File Mar 31, 9 59 04 PM


Imagine sitting down one day and thinking up an idea for a series that would take over two million words to write…How would you convince readers to come back book after book, year after year, and remain as avidly committed to the story line in the last hundred words as they did in the first? You need go no further than George RR Martin’s epic Game of Throne’s series for the answer. Another great series, Harry Potter, consumed more than a million words. How did these authors create a story arc that could survive such a long and complicated journey from start to finish?

Let’s start by comparing these two series. The basic rule for a great story is creating a main character that can carry the series. What does your protagonist need to do that? An enormous character arc to traverse in order to get to where they need to be. This usually means they start out completely clueless, unaware of their own power, whether magical or metaphorical. Mystery swirling around a secret past helps. Perhaps a backstory that makes your hair stand up, blood run cold, or just leave you wanting to weep.

We see that clearly in Harry Potter, the boy who lived. When we encounter him first, he is unaware of his own powers, living in a cupboard under the stairs. He has no idea how he got that scar on his head, or why someone would be sending him letters. In contrast, Game of Thrones relies on multiple main characters, (most of which get brutally killed off at some point). Just when you think you know who the hero is, they get their head cut off, or they are stabbed in the back by their own comrades. (Is Jon Snow alive or dead…you tell me.) I think it’s part of what makes the series so great. The characters we expect little of, like the weepy Sansa, the crippled Bran, and little sister Daenerys, end up clawing their way bit by nasty bit up a very long ladder to grab their power.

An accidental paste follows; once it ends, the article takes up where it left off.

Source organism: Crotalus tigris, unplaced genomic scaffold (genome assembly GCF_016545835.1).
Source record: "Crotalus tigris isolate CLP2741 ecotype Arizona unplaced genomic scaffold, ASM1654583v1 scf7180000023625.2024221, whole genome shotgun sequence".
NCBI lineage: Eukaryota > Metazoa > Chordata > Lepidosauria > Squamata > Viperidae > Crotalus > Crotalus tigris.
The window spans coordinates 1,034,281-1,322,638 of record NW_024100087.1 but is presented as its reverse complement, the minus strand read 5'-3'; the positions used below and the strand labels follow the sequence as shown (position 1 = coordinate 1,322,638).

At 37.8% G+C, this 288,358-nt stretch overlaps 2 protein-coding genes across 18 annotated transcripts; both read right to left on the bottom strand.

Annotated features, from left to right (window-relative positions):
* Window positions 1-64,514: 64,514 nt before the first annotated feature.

Character growth is essential to a good series which means the characters must start at the bottom and climb to a worthy finish.

A second rule of a great series is to keep an underlying unifying thread that unravels page by page. A mystery, a puzzle, that is being slowly revealed, one impossible to see what shape it forms until the puzzle is completed. The greater the mystery, the greater the cost of each reveal, the more punch the story has. Harry Potter is a great example of this. Throughout the seven books we never really see Voldemort fully revealed until the finale, and then the epic battle must take place, and the series ends because the puzzle is solved.

With Game of Thrones, we get multiple story lines, multiple character arcs, and part of the challenge is deciphering just who the books are about. It’s like we instinctively search for the protagonist to root for, but Martin does such a great job entertaining us, when we are constantly proved wrong, we don’t care, we just keep turning the pages to find out who ultimately will win the game. Because that seems to be the unifying thread throughout the sagas: who will claim the Iron Throne. Every game has a winner. Martin is able to pull off an incredibly complex story by moving inexorably closer to an ultimate conclusion that seems destined to have his surviving main characters ascend to power.

Question: Do you think Martin knew the ending to the series when he sat down to write it? When I started writing my Legends of Orkney series I had NO idea how the series would end up because I hardly knew my characters and my realm. It took writing the first three drafts to begin to understand the nuances of that underlying thread and go back and weave it in tightly to the story.

I think a third important rule for series writers is to know what kind of story you are writing and stick with it. A great example of that is the Twilight series. It made no bones about being first and foremost a YA romance between a beautiful vampire and an ordinary girl. Everything else swirled in the background. Game of Thrones is clearly epic fantasy. No deviating from that. Harry Potter was interesting because while it started more middle grade, it shifted toward YA as the series matured. Characters died. Harry is physically tortured. Heavy stuff for tweens. But ultimately, the series kept its focus on Harry and because he was getting older, and the readers were too, it seemed an acceptable shift.

Those are just three of the things I think are important. What do you think is an essential part of a great series? Let me hear from you.

Until then, keep an iron jaw. And always, keep writing!